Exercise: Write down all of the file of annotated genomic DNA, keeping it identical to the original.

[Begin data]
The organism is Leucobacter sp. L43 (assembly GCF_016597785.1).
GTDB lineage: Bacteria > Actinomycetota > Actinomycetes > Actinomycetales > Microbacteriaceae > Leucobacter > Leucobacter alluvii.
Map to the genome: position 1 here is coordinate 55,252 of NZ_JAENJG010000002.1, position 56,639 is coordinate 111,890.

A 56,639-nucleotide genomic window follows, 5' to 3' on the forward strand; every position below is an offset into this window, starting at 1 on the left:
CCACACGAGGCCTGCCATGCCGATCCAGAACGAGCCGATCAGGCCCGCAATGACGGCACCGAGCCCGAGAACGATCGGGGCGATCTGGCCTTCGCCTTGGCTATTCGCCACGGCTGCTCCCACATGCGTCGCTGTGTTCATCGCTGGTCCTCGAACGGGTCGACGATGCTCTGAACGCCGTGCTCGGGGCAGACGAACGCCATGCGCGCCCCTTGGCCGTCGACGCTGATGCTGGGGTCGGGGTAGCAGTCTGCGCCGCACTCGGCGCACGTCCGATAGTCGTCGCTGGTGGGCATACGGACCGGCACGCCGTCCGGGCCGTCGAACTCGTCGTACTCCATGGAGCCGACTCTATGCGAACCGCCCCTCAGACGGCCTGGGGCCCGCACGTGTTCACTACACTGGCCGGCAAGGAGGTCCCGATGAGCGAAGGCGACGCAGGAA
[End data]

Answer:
The organism is Leucobacter sp. L43 (assembly GCF_016597785.1).
GTDB lineage: Bacteria > Actinomycetota > Actinomycetes > Actinomycetales > Microbacteriaceae > Leucobacter > Leucobacter alluvii.
Map to the genome: position 1 here is coordinate 55,252 of NZ_JAENJG010000002.1, position 56,639 is coordinate 111,890.

A 56,639-nucleotide genomic window follows, 5' to 3' on the forward strand; every position below is an offset into this window, starting at 1 on the left:
CCACACGAGGCCTGCCATGCCGATCCAGAACGAGCCGATCAGGCCCGCAATGACGGCACCGAGCCCGAGAACGATCGGGGCGATCTGGCCTTCGCCTTGGCTATTCGCCACGGCTGCTCCCACATGCGTCGCTGTGTTCATCGCTGGTCCTCGAACGGGTCGACGATGCTCTGAACGCCGTGCTCGGGGCAGACGAACGCCATGCGCGCCCCTTGGCCGTCGACGCTGATGCTGGGGTCGGGGTAGCAGTCTGCGCCGCACTCGGCGCACGTCCGATAGTCGTCGCTGGTGGGCATACGGACCGGCACGCCGTCCGGGCCGTCGAACTCGTCGTACTCCATGGAGCCGACTCTATGCGAACCGCCCCTCAGACGGCCTGGGGCCCGCACGTGTTCACTACACTGGCCGGCAAGGAGGTCCCGATGAGCGAAGGCGACGCAGGAA